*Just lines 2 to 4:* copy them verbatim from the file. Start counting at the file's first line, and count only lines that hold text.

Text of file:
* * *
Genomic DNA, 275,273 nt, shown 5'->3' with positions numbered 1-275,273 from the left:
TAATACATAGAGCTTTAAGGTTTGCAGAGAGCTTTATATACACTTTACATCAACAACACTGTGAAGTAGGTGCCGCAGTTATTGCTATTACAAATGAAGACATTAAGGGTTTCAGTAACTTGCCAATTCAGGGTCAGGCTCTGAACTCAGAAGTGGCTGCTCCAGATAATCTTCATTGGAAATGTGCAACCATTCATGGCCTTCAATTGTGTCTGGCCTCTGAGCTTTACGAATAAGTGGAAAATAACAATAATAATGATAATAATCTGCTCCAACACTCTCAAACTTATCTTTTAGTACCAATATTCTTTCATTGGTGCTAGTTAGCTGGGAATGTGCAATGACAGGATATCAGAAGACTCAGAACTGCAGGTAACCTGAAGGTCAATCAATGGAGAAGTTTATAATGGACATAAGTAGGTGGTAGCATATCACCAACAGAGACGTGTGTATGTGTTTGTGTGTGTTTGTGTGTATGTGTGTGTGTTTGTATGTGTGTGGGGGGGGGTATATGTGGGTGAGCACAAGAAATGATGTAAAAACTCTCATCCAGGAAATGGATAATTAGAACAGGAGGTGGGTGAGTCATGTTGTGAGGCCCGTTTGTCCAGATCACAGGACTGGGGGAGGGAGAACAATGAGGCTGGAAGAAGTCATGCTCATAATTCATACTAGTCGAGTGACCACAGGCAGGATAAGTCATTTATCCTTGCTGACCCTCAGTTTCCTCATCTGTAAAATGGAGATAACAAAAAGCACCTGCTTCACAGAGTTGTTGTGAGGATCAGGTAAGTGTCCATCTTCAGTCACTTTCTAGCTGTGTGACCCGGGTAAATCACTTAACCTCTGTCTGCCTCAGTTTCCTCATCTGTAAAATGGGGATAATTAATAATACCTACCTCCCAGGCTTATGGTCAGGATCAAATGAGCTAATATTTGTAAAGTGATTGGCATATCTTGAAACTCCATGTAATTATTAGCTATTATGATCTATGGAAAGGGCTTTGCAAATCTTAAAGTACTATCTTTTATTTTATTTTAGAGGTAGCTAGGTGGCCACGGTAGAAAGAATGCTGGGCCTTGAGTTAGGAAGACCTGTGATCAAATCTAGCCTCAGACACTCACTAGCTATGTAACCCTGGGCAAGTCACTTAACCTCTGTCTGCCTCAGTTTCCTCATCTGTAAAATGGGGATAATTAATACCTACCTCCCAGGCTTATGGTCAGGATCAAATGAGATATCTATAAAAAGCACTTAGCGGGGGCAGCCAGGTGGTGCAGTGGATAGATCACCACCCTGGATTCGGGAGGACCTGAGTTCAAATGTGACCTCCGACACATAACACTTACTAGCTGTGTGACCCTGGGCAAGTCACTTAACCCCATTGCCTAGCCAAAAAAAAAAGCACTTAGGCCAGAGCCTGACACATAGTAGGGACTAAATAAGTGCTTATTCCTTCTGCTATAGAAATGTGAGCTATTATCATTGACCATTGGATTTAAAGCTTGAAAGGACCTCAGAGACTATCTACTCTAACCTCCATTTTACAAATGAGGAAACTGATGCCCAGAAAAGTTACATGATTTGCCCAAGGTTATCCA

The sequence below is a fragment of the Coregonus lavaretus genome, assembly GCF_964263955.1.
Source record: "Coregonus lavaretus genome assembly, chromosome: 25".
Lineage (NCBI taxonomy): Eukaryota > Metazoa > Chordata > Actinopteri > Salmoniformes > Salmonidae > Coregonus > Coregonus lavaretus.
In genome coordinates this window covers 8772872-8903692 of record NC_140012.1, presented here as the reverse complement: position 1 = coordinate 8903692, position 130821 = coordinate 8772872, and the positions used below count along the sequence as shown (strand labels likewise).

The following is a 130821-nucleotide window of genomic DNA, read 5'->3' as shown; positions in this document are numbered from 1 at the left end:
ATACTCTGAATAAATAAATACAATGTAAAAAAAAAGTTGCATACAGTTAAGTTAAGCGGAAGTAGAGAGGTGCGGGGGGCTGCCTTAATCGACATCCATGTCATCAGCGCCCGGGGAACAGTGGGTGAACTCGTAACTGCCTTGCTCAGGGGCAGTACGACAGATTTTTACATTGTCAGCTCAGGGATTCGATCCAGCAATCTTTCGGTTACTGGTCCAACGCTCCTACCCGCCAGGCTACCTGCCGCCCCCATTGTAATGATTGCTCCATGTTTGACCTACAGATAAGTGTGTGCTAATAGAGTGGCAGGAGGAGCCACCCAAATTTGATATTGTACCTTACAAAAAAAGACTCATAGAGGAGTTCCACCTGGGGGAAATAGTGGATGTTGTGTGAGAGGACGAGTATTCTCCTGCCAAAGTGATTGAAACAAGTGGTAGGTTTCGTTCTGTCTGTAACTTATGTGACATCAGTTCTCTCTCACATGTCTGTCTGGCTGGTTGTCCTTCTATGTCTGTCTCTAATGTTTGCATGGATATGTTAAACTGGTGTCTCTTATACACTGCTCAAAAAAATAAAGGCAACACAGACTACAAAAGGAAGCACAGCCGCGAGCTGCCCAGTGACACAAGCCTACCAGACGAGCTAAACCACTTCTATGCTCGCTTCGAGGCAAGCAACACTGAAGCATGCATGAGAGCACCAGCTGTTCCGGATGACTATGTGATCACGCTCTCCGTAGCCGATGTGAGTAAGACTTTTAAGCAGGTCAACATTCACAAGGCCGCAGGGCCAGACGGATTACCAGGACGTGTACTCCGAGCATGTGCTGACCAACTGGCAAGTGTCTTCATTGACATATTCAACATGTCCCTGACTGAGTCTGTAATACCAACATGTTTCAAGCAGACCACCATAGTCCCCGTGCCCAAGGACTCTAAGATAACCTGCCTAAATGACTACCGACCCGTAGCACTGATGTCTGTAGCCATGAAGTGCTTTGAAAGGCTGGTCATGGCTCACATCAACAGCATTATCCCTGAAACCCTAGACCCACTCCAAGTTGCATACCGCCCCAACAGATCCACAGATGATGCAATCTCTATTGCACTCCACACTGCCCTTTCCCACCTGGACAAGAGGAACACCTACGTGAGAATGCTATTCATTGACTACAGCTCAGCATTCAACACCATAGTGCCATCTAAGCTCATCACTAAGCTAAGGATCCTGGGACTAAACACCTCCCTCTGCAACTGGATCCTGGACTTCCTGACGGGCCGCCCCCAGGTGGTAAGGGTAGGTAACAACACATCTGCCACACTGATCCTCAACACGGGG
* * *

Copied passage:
TAATACATAGAGCTTTAAGGTTTGCAGAGAGCTTTATATACACTTTACATCAACAACACTGTGAAGTAGGTGCCGCAGTTATTGCTATTACAAATGAAGACATTAAGGGTTTCAGTAACTTGCCAATTCAGGGTCAGGCTCTGAACTCAGAAGTGGCTGCTCCAGATAATCTTCATTGGAAATGTGCAACCATTCATGGCCTTCAATTGTGTCTGGCCTCTGAGCTTTACGAATAAGTGGAAAATAACAATAATAATGATAATAATCTGCTCCAACACTCTCAAACTTATCTTTTAGTACCAATATTCTTTCATTGGTGCTAGTTAGCTGGGAATGTGCAATGACAGGATATCAGAAGACTCAGAACTGCAGGTAACCTGAAGGTCAATCAATGGAGAAGTTTATAATGGACATAAGTAGGTGGTAGCATATCACCAACAGAGACGTGTGTATGTGTTTGTGTGTGTTTGTGTGTATGTGTGTGTGTTTGTATGTGTGTGGGGGGGGGTATATGTGGGTGAGCACAAGAAATGATGTAAAAACTCTCATCCAGGAAATGGATAATTAGAACAGGAGGTGGGTGAGTCATGTTGTGAGGCCCGTTTGTCCAGATCACAGGACTGGGGGAGGGAGAACAATGAGGCTGGAAGAAGTCATGCTCATAATTCATACTAGTCGAGTGACCACAGGCAGGATAAGTCATTTATCCTTGCTGACCCTCAGTTTCCTCATCTGTAAAATGGAGATAACAAAAAGCACCTGCTTCACAGAGTTGTTGTGAGGATCAGGTAAGTGTCCATCTTCAGTCACTTTCTAGCTGTGTGACCCGGGTAAATCACTTAACCTCTGTCTGCCTCAGTTTCCTCATCTGTAAAATGGGGATAATTAATAATACCTACCTCCCAGGCTTATGGTCAGGATCAAATGAGCTAATATTTGTAAAGTGATTGGCATATCTTGAAACTCCATGTAATTATTAGCTATTATGATCTATGGAAAGGGCTTTGCAAATCTTAAAGTACTATCTTTTATTTTATTTTAGAGGTAGCTAGGTGGCCACGGTAGAAAGAATGCTGGGCCTTGAGTTAGGAAGACCTGTGATCAAATCTAGCCTCAGACACTCACTAGCTATGTAACCCTGGGCAAGTCACTTAACCTCTGTCTGCCTCAGTTTCCTCATCTGTAAAATGGGGATAATTAATACCTACCTCCCAGGCTTATGGTCAGGATCAAATGAGATATCTATAAAAAGCACTTAGCGGGGGCAGCCAGGTGGTGCAGTGGATAGATCACCACCCTGGATTCGGGAGGACCTGAGTTCAAATGTGACCTCCGACACATAACACTTACTAGCTGTGTGACCCTGGGCAAGTCACTTAACCCCATTGCCTAGCCAAAAAAAAAAGCACTTAGGCCAGAGCCTGACACATAGTAGGGACTAAATAAGTGCTTATTCCTTCTGCTATAGAAATGTGAGCTATTATCATTGACCATTGGATTTAAAGCTTGAAAGGACCTCAGAGACTATCTACTCTAACCTCCATTTTACAAATGAGGAAACTGATGCCCAGAAAAGTTACATGATTTGCCCAAGGTTATCCA

The sequence below is a fragment of the Coregonus lavaretus genome, assembly GCF_964263955.1.
Source record: "Coregonus lavaretus genome assembly, chromosome: 25".